CHAPTER II. ARRIVAL AND SOJOURN IN RIO JANEIRO.

INTRODUCTION - ARRIVAL - DESCRIPTION OF THE TOWN - THE BLACKS AND THEIR RELATIONS TO THE WHITES - ARTS AND SCIENCES - FESTIVALS OF THE CHURCH - BAPTISM OF THE IMPERIAL PRINCESS - FETE IN THE BARRACKS - CLIMATE AND VEGETATION - MANNERS AND CUSTOMS - A FEW WORDS TO EMIGRANTS.

I remained in Rio Janeiro above two months, exclusive of the time devoted to my different excursions into the interior of the country; it is very far from my intention, however, to tire the reader with a regular catalogue of every trifling and ordinary occurrence. I shall content myself with describing the most striking features in the town, and likewise in the manners and customs of the inhabitants, according to the opportunities I possessed during my stay to form an opinion of them. I shall then give an account of my various excursions in an Appendix, and afterwards resume the thread of my journal.

It was on the morning of the 17th of September that, after the lapse of nearly two months and a half, I first set foot upon dry land. The captain himself accompanied the passengers on shore, after having earnestly advised each one separately to be sure and smuggle nothing, more especially sealed letters. "In no part of the world," he assured us, "were the Custom-house officers so strict, and the penalties so heavy."

On coming in sight of the guard ship, we began to feel quite frightened from this description, and made up our minds that we should be examined from top to toe. The captain begged permission to accompany us on shore; this was immediately granted, and the whole ceremony was completed. During the entire period that we lived on board the ship, and were continually going and coming to and from the town, we never were subjected to any search; it was only when we took chests and boxes with us that we were obliged to proceed to the Custom-house, where all effects are strictly examined, and a heavy duty levied upon merchandise, books, etc., etc.

We landed at the Praya dos Mineiros, a disgusting and dirty sort of square, inhabited by a few dozen blacks, equally disgusting and dirty, who were squatted on the ground, and praising at the top of their voices the fruits and sweetmeats which they were offering for sale. Thence we proceeded directly into the principal street (Rua Direita), whose only beauty consists in its breadth. It contains several public buildings, such as the Post-office, the Custom-house, the Exchange, the Guard-house, etc.; all of which, however, are so insignificant in appearance, that any one would pass them by unnoticed, if there were not always a number of people loitering before them.

At the end of this street stands the Imperial Palace, a commonplace, large building, exactly resembling a private house, without the least pretensions to taste or architectural beauty. The square before it (Largo do Paco), whose only ornament, a plain fountain, is extremely dirty, and serves at night as a sleeping place for a number of poor free negroes, who, on getting up in the morning, perform the various duties of their toilet in public with the most supreme indifference. A part of the square is walled off and employed as a market for fish, fruit, vegetables, and poultry.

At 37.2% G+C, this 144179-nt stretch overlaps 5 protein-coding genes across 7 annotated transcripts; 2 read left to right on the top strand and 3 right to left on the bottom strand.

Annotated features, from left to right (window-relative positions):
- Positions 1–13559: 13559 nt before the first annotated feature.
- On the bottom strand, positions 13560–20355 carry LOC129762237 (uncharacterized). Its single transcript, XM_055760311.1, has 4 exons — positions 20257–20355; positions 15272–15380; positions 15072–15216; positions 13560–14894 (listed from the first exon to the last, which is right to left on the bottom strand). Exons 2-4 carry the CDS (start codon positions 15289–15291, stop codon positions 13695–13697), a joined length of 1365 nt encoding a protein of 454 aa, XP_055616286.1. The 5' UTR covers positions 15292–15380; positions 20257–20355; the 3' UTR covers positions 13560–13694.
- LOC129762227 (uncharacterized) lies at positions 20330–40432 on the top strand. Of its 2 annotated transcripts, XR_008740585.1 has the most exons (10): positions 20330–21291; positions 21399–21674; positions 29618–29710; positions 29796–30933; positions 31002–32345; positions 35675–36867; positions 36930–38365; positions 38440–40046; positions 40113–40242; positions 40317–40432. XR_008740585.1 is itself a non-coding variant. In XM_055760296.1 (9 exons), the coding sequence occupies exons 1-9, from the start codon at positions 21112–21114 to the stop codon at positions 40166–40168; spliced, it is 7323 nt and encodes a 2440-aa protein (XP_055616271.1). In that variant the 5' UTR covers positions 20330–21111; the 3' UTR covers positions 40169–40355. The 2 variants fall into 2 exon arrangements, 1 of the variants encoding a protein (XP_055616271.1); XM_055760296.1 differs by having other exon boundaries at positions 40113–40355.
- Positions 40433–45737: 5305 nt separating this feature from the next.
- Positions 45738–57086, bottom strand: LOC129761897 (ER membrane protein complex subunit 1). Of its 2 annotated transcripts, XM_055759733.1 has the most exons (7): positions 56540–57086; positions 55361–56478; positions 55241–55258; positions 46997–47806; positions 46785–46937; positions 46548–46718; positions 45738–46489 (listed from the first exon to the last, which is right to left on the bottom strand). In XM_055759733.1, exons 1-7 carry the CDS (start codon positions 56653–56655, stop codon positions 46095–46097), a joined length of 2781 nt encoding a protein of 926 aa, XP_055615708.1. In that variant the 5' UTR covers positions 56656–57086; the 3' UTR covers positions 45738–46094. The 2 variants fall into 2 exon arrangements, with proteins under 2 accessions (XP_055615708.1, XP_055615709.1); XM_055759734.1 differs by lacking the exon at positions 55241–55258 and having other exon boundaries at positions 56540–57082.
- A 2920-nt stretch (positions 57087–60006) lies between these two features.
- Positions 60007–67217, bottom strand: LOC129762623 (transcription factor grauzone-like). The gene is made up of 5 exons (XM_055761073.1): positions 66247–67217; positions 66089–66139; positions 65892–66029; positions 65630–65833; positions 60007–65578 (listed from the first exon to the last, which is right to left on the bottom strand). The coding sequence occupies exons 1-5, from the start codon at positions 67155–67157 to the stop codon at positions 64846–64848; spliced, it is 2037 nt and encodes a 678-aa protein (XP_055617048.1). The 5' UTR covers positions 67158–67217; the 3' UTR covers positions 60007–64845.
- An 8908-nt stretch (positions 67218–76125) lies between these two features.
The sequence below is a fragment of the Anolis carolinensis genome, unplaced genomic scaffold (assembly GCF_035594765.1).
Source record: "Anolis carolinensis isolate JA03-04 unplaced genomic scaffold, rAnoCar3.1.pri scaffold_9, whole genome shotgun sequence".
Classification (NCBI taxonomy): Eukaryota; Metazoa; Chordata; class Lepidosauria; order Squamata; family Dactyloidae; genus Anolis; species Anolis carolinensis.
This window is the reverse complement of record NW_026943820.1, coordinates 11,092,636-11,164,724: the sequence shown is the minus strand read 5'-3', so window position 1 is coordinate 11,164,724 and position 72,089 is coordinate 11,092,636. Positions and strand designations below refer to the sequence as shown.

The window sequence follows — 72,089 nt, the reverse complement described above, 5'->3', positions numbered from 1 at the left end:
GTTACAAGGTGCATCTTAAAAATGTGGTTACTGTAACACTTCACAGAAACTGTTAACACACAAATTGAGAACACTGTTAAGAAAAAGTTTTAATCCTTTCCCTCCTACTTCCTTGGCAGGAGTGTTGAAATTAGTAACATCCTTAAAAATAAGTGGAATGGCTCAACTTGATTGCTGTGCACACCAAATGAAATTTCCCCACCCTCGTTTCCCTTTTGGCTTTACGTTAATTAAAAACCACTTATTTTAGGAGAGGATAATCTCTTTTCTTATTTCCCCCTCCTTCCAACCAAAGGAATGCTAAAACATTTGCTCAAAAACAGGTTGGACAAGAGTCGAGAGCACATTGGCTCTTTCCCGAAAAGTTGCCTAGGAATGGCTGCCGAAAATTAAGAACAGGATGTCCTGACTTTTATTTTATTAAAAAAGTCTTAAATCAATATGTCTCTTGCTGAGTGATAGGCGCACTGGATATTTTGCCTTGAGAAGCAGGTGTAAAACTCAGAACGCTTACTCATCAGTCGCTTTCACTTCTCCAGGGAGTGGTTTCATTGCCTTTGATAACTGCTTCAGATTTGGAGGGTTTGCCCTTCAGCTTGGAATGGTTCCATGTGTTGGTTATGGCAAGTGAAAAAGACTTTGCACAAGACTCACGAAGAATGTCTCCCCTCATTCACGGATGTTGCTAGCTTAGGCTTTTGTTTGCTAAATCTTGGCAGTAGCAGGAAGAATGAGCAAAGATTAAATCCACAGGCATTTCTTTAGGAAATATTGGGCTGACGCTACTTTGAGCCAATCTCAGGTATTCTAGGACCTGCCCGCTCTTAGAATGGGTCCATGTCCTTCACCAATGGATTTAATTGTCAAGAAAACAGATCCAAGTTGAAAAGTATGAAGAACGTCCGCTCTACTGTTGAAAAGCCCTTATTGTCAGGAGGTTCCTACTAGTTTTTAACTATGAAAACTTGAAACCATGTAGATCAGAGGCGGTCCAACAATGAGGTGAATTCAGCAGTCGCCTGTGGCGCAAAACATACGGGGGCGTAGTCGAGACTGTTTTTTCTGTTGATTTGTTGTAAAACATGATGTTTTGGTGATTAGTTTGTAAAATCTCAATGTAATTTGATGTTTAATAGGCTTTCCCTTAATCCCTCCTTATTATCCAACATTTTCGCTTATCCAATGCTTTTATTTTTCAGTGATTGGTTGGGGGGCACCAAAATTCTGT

Of the remaining streets the Rua Misericorda and the Rua Ouvidor are the most interesting. The latter contains the finest and largest shops; but we must not expect the magnificent establishments we behold in the cities of Europe - in fact, we meet with little that is beautiful or costly. The flower-shops were the only objects of particular attraction for me. In these shops are exposed for sale the most lovely artificial flowers, made of birds' feathers, fishes' scales, and beetles' wings.

Of the squares, the finest is the Largo do Rocio; the largest, the Largo St. Anna. In the first, which is always kept tolerably clean, stand the Opera-house, the Government-house, the Police-office, etc. This, too, is the starting-place for most of the omnibuses, which traverse the town in all directions.

The last-named square is the dirtiest in the whole town. On crossing it for the first time, I perceived lying about me half putrid cats and dogs - and even a mule in the same state. The only ornament of this square is a fountain, and I almost think I should prefer it if the fountain were, in this case, taken away; for, as soft water is not very abundant in Rio Janeiro, the washerwoman's noble art pitches its tent wherever it finds any, and most willingly of all when, at the same time, it meets with a good drying ground. The consequence is, that in the Largo St. Anna there is always such an amount of washing and drying, of squalling and screaming, that you are glad to get away as quickly as possible.

There is nothing remarkable in the appearance of the churches, either inside or out. The Church and Cloister of St. Bento and the Church of St. Candelaria are the most deceptive; from a distance they have a very imposing look.

The houses are built in the European fashion, but are small and insignificant; most of them have only a ground-floor or single story, - two stories are rarely met with. Neither are there any terraces and verandahs adorned with elegant trellis-work and flowers, as there are in other warm countries. Ugly little balconies hang from the walls, while clumsy wooden shutters close up the windows, and prevent the smallest sunbeam from penetrating into the rooms, where everything is enveloped in almost perfect darkness. This, however, is a matter of the greatest indifference to the Brazilian ladies, who certainly never over-fatigue themselves with reading or working.